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Salary pressure mounts on hospitality industry

Average pay for temporary or contract staff rose at the quickest pace since last September, according to the new IHS Markit/REC Report on Jobs.

Average starting salaries also continued to increase sharply in March, despite the rate of inflation softening to a ten-month low.

March data signalled a further sharp increase in permanent staff placements across the UK, with the pace of expansion edging up fractionally since February. In contrast, temp billings expanded at the weakest pace for over a year. 

Staff vacancies continued to rise at the end of the first quarter. This was despite growth of demand easing slightly to the lowest for 15 months, driven by a weaker upturn in temporary staff positions.

Hotel and catering saw the most pronounced increase in demand for short-term staff, followed by Blue Collar.

REC director of policy Tom Hadley says: “Permanent placements are growing month on month as demand for staff remains high. More people are entering employment, but it doesn’t make up for the shortfall of candidates for many roles, from cyber security and aerospace through to sewing machinists and drivers.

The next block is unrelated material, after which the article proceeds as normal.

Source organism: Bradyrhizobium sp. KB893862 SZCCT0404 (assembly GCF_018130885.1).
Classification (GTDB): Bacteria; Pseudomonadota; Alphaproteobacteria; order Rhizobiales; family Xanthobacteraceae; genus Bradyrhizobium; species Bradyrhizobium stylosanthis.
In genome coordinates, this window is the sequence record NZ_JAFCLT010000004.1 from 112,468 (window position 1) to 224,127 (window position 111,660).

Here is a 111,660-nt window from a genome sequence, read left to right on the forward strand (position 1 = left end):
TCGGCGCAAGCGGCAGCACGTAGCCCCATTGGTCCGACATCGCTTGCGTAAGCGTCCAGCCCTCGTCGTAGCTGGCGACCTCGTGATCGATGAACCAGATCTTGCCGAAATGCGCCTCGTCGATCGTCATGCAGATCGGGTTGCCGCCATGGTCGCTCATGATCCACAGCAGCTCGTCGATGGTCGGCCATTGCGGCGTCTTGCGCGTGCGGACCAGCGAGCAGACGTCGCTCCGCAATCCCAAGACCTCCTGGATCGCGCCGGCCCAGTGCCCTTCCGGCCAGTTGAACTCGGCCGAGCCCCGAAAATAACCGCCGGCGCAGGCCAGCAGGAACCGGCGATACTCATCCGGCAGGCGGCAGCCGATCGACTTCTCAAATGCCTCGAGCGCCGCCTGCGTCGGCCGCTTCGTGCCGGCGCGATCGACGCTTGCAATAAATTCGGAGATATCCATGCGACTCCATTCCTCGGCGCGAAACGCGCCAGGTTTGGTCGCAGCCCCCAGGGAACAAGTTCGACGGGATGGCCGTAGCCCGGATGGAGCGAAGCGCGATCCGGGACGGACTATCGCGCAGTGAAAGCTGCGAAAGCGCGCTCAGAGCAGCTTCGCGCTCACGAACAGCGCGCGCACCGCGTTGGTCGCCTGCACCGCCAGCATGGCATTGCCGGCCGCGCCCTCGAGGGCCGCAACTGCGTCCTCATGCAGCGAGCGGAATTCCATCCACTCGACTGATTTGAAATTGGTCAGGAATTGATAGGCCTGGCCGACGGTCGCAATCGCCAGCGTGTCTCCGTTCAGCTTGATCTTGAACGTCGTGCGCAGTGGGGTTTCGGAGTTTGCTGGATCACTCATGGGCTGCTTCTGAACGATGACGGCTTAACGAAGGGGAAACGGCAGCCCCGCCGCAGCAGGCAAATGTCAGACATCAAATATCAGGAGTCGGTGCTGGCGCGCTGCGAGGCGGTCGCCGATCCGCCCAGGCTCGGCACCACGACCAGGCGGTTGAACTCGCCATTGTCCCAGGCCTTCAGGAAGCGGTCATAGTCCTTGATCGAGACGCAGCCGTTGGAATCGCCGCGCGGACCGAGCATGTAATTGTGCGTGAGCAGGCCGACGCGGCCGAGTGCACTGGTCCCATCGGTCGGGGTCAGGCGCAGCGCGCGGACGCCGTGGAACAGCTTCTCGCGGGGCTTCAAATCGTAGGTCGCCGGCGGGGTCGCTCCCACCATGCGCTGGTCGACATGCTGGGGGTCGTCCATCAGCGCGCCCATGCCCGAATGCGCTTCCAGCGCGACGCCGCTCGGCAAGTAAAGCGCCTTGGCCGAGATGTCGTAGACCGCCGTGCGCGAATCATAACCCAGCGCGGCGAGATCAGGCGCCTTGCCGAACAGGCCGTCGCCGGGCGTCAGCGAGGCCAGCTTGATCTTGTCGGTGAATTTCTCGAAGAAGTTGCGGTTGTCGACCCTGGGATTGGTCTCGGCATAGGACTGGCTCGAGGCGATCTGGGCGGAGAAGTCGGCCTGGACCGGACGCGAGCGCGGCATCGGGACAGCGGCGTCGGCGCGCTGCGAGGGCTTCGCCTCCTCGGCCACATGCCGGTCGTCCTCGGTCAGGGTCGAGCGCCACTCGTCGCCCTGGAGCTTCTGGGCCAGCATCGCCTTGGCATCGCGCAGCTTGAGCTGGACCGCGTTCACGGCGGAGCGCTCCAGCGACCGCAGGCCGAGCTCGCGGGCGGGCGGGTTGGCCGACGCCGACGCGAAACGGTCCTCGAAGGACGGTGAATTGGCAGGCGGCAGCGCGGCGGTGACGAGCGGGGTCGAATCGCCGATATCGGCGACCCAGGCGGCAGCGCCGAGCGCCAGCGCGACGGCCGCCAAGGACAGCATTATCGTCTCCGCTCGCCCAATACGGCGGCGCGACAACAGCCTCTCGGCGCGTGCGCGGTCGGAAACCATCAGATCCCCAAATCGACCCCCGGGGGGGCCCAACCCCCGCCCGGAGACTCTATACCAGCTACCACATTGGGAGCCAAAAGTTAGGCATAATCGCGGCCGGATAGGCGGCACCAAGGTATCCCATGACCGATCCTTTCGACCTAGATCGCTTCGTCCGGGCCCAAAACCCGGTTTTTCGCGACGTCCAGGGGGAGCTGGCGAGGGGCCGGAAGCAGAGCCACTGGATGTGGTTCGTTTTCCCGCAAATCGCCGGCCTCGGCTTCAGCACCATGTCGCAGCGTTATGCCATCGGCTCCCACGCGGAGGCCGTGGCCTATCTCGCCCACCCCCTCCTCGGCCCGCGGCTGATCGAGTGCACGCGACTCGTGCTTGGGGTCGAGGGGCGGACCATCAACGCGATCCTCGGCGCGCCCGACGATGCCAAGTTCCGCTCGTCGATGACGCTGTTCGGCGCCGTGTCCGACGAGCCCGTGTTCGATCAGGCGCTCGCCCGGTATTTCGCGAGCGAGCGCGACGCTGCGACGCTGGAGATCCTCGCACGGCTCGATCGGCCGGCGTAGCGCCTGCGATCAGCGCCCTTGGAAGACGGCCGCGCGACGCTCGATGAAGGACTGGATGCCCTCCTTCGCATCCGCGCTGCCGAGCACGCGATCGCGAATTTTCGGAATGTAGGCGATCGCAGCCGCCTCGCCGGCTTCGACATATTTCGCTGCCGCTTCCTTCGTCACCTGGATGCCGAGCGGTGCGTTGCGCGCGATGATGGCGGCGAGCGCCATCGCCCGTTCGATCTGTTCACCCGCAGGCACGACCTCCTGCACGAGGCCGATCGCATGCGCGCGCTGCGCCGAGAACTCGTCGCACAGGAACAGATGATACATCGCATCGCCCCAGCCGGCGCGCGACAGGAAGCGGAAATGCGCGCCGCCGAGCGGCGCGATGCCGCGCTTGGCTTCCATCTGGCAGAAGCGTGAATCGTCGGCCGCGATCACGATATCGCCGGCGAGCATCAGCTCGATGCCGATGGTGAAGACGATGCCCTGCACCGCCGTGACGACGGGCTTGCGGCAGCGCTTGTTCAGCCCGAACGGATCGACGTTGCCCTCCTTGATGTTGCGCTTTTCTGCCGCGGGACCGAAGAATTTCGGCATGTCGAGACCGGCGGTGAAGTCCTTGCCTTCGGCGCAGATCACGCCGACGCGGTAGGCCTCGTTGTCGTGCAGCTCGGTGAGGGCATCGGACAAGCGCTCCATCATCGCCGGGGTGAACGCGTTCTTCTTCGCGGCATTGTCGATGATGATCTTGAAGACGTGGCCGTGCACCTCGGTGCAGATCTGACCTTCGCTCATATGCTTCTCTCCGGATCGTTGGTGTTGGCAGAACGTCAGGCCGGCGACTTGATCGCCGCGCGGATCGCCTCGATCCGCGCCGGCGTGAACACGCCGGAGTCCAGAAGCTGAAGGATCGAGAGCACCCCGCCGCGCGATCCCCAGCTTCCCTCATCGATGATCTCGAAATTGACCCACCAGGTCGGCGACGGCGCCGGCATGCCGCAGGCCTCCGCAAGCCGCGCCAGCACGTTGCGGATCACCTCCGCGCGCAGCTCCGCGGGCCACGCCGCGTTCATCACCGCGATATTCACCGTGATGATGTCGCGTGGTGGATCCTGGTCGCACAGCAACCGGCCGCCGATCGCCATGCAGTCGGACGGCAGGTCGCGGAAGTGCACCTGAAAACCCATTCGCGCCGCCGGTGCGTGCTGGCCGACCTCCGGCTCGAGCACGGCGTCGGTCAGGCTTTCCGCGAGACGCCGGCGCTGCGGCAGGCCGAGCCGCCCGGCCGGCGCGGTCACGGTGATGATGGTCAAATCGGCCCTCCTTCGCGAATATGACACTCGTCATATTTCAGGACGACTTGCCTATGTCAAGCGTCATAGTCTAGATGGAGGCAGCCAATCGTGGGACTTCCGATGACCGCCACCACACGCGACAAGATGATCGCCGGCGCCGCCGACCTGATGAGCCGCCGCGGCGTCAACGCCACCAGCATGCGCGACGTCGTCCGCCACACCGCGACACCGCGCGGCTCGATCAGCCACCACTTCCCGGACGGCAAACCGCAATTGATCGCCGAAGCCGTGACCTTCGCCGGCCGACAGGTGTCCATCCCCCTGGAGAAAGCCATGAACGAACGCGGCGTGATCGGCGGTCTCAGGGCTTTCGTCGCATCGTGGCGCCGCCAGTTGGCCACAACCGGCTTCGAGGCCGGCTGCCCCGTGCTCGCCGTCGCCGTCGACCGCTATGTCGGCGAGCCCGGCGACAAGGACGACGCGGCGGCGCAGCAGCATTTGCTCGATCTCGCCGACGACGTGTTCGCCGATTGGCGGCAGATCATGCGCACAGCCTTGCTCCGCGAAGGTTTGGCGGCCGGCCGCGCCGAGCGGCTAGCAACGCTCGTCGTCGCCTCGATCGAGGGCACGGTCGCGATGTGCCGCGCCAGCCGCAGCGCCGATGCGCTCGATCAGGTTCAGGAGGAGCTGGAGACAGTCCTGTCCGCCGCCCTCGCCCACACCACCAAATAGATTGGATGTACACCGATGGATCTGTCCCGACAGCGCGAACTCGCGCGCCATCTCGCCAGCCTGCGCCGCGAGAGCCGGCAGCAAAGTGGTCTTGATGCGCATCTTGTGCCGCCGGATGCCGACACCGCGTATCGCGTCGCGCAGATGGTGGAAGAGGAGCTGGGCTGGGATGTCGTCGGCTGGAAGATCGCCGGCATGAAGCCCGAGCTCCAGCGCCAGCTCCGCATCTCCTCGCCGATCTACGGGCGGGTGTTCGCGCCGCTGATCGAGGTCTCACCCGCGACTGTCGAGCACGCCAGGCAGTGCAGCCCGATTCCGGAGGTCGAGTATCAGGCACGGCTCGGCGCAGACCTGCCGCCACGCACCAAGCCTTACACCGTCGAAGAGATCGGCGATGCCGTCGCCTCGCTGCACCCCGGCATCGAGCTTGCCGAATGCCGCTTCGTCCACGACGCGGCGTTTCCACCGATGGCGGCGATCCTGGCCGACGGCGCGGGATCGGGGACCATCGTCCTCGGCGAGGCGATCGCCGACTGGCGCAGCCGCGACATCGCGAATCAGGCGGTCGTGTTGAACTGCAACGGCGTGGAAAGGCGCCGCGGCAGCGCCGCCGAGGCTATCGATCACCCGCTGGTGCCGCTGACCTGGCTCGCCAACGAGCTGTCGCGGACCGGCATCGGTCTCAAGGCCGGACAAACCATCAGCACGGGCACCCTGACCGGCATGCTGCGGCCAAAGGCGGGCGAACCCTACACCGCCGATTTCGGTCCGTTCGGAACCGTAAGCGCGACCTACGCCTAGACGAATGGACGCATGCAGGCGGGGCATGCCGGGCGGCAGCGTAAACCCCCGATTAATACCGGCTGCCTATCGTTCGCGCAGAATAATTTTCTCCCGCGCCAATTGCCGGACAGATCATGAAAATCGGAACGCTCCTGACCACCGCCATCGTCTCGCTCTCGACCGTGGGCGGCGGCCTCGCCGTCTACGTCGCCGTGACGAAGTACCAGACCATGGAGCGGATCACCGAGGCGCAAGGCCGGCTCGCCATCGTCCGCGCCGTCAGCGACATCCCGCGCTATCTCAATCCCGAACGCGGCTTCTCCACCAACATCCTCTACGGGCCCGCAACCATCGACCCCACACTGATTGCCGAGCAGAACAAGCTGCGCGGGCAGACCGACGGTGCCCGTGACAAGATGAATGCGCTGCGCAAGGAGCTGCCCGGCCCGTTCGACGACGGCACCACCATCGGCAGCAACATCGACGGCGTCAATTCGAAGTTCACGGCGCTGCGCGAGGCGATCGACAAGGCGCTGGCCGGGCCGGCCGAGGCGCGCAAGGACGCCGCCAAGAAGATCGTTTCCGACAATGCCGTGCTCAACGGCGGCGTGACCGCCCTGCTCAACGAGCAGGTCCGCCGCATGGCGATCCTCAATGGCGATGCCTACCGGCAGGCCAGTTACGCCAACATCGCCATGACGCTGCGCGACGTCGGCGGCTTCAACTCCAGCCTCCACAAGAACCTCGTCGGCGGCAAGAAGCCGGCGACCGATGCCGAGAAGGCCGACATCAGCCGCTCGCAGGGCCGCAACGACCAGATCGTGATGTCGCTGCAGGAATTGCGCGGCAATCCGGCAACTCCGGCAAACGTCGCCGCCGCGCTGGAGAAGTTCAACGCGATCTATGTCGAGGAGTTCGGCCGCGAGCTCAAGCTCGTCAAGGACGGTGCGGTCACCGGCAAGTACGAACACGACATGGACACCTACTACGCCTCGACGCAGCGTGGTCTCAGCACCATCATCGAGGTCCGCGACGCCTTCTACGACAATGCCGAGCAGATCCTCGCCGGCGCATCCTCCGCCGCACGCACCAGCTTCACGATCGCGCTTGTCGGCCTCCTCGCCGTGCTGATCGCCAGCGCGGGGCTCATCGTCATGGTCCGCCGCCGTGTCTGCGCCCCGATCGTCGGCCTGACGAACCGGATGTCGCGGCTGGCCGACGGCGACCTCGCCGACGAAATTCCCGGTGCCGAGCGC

“As a result, employers are increasing starting pay to draw candidates away from current roles into new positions. Growth in pay for temporary roles especially is accelerating. In hospitality, demand for temporary staff is really high, but businesses have had fewer applicants from the EU since the Brexit vote. Employers are working hard to make themselves attractive to UK nationals, but they will still need temporary roles to be filled by EU nationals post-Brexit and the government must allow for this.

“Candidates planning to move jobs have a strong chance of getting a pay rise. With inflation outstripping pay growth for over a year now, high pay offers will be tempting, as the pressure on starting salaries still isn’t translating into pay rises for staff who stay put. Employers need to look at other means to keep staff, such as creating a good workplace culture and offering progression opportunities.”

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